Any true rock and roll fanatic has heard the sounds of a Hammond Organ. Whether you realize it or not, the Hammond Organ has been very prominent in the sounds of rock and roll history.
Now, I'm not talking about those little "Hammond Pipers" that they used to demonstrate in the music stores in malls. I'm not talking about anything with Large Scale Integrated Circuits (LSI). I'm talking about the real deal. The Hammond B3 organ. Actually, I am talking about any of a series of Hammond Organs known as the "tone-wheel" organs. These organs are named because of the way they generate their sound. A tone-wheel Hammond organ is an amazing piece of machinery. Yes – I meant that. Machinery. Take a look inside one and you will see motors, gears, and all sorts of other mechanics that you will never see inside of a modern day keyboard. A Hammond Organ even has a start-up procedure! Because of that, no modern day keyboard can achieve the sound of a Hammond tone-wheel organ. Many have tried, all have failed. Now – let's be realistic. A Hammond B3 or other similar Hammond weighs upward of four hundred pounds. So – many keyboard players are willing to say that their lightweight Hammond emulator or synthesizer is a "good enough" imitation to not carry a real Hammond around. But – the real deal players carry the real thing for a reason. No imitation is good enough.
The Hammond organ generates its sound by a series of metal "tone-wheels". The wheels have gear teeth on them and they pass by an electromagnetic pickup. Each note is created, then, through an old fashioned implementation of additive synthesis where a number of tone-wheels are combined together to create a note complete with the desired partials. The partials are controlled by a set of drawbars that the organist uses to sculpt their tone.
While everyone clamors to get a "Hammond B3", if the sound is the only goal, then they should be a bit more broad-minded. The Hammond B3 is encased in a cabinet with four spindle legs. This makes the cabinet easier to carry than some other configurations. The Hammond C3, for example, is exactly the same internals as a B3, but it is in a different cabinet. The cabinet is more of a console. Some say that the "C" stands for "church" in that the cabinet hides the organist's legs. The C3 is a bit more difficult to carry around than a B3, but it does achieve the same sound. SO, if you are in a recording studio, or somewhere that the Hammond can stay stationary, a C3 will do you quite nicely. Another Hammond with the same internals is the A-100 series. These have the same organ internals as a B3 or C3, but also some internal amplifiers and speakers. Thus, they also are quite useful in a stationary environment like a studio.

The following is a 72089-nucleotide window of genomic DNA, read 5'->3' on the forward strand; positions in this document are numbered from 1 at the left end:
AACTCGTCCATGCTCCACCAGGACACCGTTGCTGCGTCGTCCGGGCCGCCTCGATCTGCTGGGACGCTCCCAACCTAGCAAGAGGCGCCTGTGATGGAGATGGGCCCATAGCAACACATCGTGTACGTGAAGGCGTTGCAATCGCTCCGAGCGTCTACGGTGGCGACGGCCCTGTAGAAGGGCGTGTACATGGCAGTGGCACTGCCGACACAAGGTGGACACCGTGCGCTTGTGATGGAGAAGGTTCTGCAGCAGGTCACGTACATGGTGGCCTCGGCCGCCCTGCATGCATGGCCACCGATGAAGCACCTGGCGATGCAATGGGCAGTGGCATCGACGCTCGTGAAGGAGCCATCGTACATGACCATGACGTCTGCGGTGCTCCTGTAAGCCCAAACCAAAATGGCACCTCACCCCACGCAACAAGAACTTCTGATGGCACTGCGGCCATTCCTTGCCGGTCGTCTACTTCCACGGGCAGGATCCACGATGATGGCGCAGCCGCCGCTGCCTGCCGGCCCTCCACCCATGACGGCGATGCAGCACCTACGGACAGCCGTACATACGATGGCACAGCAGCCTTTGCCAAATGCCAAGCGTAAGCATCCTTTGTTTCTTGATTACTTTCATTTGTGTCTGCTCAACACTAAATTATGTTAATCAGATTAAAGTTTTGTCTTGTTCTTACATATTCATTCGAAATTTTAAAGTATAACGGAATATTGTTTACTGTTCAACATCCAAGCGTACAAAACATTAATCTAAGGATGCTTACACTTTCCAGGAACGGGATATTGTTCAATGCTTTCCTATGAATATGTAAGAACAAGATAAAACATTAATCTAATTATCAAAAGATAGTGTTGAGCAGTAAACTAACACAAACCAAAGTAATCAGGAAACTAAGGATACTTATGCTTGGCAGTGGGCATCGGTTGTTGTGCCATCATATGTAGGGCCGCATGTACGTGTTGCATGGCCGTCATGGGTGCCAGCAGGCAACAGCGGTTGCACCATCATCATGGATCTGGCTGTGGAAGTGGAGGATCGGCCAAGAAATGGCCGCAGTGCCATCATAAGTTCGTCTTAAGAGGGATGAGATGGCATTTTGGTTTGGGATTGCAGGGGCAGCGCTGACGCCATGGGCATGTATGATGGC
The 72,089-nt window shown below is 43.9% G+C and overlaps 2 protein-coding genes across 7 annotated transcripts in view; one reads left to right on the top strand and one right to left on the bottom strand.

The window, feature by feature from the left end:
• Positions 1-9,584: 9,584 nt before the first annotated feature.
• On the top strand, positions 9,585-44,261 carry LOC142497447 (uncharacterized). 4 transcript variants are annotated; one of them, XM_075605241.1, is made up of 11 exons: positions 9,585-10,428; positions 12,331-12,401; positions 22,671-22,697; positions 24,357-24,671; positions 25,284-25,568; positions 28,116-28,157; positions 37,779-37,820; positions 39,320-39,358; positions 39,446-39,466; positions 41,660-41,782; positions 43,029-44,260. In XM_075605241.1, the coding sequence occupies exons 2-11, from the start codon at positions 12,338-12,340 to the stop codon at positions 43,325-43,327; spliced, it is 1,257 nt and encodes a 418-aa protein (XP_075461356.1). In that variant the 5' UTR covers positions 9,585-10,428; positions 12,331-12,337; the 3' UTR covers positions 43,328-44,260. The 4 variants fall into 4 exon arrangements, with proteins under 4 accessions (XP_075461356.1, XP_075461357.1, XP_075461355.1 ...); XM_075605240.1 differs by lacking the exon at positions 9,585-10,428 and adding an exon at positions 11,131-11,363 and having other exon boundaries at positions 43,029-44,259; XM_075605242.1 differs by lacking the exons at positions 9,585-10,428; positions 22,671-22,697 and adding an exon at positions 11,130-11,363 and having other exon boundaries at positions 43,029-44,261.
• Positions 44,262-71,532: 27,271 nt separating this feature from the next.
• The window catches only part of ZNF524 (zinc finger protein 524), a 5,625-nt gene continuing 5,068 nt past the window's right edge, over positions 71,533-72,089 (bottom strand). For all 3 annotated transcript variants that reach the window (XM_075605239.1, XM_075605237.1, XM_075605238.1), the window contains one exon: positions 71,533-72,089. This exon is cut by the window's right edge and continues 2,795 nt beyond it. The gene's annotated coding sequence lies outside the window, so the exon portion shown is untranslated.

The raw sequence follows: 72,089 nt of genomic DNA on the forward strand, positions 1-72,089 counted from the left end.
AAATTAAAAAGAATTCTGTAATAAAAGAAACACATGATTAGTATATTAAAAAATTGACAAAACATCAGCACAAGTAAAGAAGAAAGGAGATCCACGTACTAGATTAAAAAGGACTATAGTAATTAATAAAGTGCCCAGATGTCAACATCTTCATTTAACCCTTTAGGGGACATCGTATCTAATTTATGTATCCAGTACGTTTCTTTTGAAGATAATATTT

Older models of Hammond organs use a very similar set of internals. The Hammond B2, C2, and others have basically the same sound environment, but they lack the Hammond "percussion" circuitry. By "percussion" I don't mean those horrific drum machine like things that were in the little Piper organs and other nonsense. This percussion is that characteristic percussive "chirp" that gives a Hammond one of its characteristic sounds. Percussion can be added to a B2 or C2. As a matter of fact there is a company that is well know because they make a device called the TREK Percussion that you can add to your B2 or C2, essentially turning it into a B3 or C3.
The Leslie Speaker
A HUGE part of the Hammond organ sound is the result of the Leslie Speaker. A Leslie speaker has a stationary bass speaker that faces into a rotor that can spin around at the organist's command. There is also a horn that spins around adding to the sound. The organist (depending on the particular Leslie model and its configuration) can set the rotors to "OFF", "CHORALE" (slow), or FAST. A key part of playing a Hammond organ is knowing when and how to change speeds on your Leslie for the desired effect. It is especially important how the Leslie spins up to speed, and slows down. For more detail on the Leslie speaker, see the related article.